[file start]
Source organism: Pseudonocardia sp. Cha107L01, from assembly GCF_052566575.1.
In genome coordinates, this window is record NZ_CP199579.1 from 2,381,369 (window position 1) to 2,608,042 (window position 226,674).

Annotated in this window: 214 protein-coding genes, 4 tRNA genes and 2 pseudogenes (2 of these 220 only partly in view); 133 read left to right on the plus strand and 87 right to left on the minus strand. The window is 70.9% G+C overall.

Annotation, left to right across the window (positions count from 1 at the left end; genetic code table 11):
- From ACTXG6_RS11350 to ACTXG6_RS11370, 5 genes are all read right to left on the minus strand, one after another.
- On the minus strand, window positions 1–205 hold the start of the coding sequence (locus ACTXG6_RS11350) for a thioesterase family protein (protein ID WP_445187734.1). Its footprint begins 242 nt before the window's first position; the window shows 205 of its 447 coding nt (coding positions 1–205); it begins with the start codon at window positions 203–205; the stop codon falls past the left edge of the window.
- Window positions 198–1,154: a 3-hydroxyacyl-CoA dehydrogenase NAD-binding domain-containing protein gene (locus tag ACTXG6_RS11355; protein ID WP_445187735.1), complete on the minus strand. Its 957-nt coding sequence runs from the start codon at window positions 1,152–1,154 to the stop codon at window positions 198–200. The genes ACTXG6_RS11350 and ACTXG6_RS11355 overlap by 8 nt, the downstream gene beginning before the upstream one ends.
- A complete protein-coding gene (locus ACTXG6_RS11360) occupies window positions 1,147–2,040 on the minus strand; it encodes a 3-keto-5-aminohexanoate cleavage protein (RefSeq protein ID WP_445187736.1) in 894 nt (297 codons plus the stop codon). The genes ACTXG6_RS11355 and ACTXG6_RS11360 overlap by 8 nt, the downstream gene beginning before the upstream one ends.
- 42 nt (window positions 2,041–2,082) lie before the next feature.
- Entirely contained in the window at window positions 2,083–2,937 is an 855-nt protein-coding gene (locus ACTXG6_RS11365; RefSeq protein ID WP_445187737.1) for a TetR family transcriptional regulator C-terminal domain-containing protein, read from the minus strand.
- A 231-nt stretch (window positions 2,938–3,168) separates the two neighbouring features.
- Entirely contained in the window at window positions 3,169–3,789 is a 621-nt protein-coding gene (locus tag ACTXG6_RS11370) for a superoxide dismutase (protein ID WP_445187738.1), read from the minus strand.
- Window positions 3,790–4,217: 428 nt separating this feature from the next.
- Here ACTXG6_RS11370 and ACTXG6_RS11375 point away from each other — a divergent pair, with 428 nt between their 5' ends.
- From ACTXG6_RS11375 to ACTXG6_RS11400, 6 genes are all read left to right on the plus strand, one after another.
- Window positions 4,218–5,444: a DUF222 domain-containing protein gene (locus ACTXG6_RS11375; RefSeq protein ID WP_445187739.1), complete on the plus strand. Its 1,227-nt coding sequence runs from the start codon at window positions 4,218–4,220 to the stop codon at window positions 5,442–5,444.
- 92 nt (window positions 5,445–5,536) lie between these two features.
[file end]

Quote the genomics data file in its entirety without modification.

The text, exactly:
Source organism: Pseudonocardia sp. Cha107L01, from assembly GCF_052566575.1.
In genome coordinates, this window is record NZ_CP199579.1 from 2,381,369 (window position 1) to 2,608,042 (window position 226,674).

Annotated in this window: 214 protein-coding genes, 4 tRNA genes and 2 pseudogenes (2 of these 220 only partly in view); 133 read left to right on the plus strand and 87 right to left on the minus strand. The window is 70.9% G+C overall.

Annotation, left to right across the window (positions count from 1 at the left end; genetic code table 11):
- From ACTXG6_RS11350 to ACTXG6_RS11370, 5 genes are all read right to left on the minus strand, one after another.
- On the minus strand, window positions 1–205 hold the start of the coding sequence (locus ACTXG6_RS11350) for a thioesterase family protein (protein ID WP_445187734.1). Its footprint begins 242 nt before the window's first position; the window shows 205 of its 447 coding nt (coding positions 1–205); it begins with the start codon at window positions 203–205; the stop codon falls past the left edge of the window.
- Window positions 198–1,154: a 3-hydroxyacyl-CoA dehydrogenase NAD-binding domain-containing protein gene (locus tag ACTXG6_RS11355; protein ID WP_445187735.1), complete on the minus strand. Its 957-nt coding sequence runs from the start codon at window positions 1,152–1,154 to the stop codon at window positions 198–200. The genes ACTXG6_RS11350 and ACTXG6_RS11355 overlap by 8 nt, the downstream gene beginning before the upstream one ends.
- A complete protein-coding gene (locus ACTXG6_RS11360) occupies window positions 1,147–2,040 on the minus strand; it encodes a 3-keto-5-aminohexanoate cleavage protein (RefSeq protein ID WP_445187736.1) in 894 nt (297 codons plus the stop codon). The genes ACTXG6_RS11355 and ACTXG6_RS11360 overlap by 8 nt, the downstream gene beginning before the upstream one ends.
- 42 nt (window positions 2,041–2,082) lie before the next feature.
- Entirely contained in the window at window positions 2,083–2,937 is an 855-nt protein-coding gene (locus ACTXG6_RS11365; RefSeq protein ID WP_445187737.1) for a TetR family transcriptional regulator C-terminal domain-containing protein, read from the minus strand.
- A 231-nt stretch (window positions 2,938–3,168) separates the two neighbouring features.
- Entirely contained in the window at window positions 3,169–3,789 is a 621-nt protein-coding gene (locus tag ACTXG6_RS11370) for a superoxide dismutase (protein ID WP_445187738.1), read from the minus strand.
- Window positions 3,790–4,217: 428 nt separating this feature from the next.
- Here ACTXG6_RS11370 and ACTXG6_RS11375 point away from each other — a divergent pair, with 428 nt between their 5' ends.
- From ACTXG6_RS11375 to ACTXG6_RS11400, 6 genes are all read left to right on the plus strand, one after another.
- Window positions 4,218–5,444: a DUF222 domain-containing protein gene (locus ACTXG6_RS11375; RefSeq protein ID WP_445187739.1), complete on the plus strand. Its 1,227-nt coding sequence runs from the start codon at window positions 4,218–4,220 to the stop codon at window positions 5,442–5,444.
- 92 nt (window positions 5,445–5,536) lie between these two features.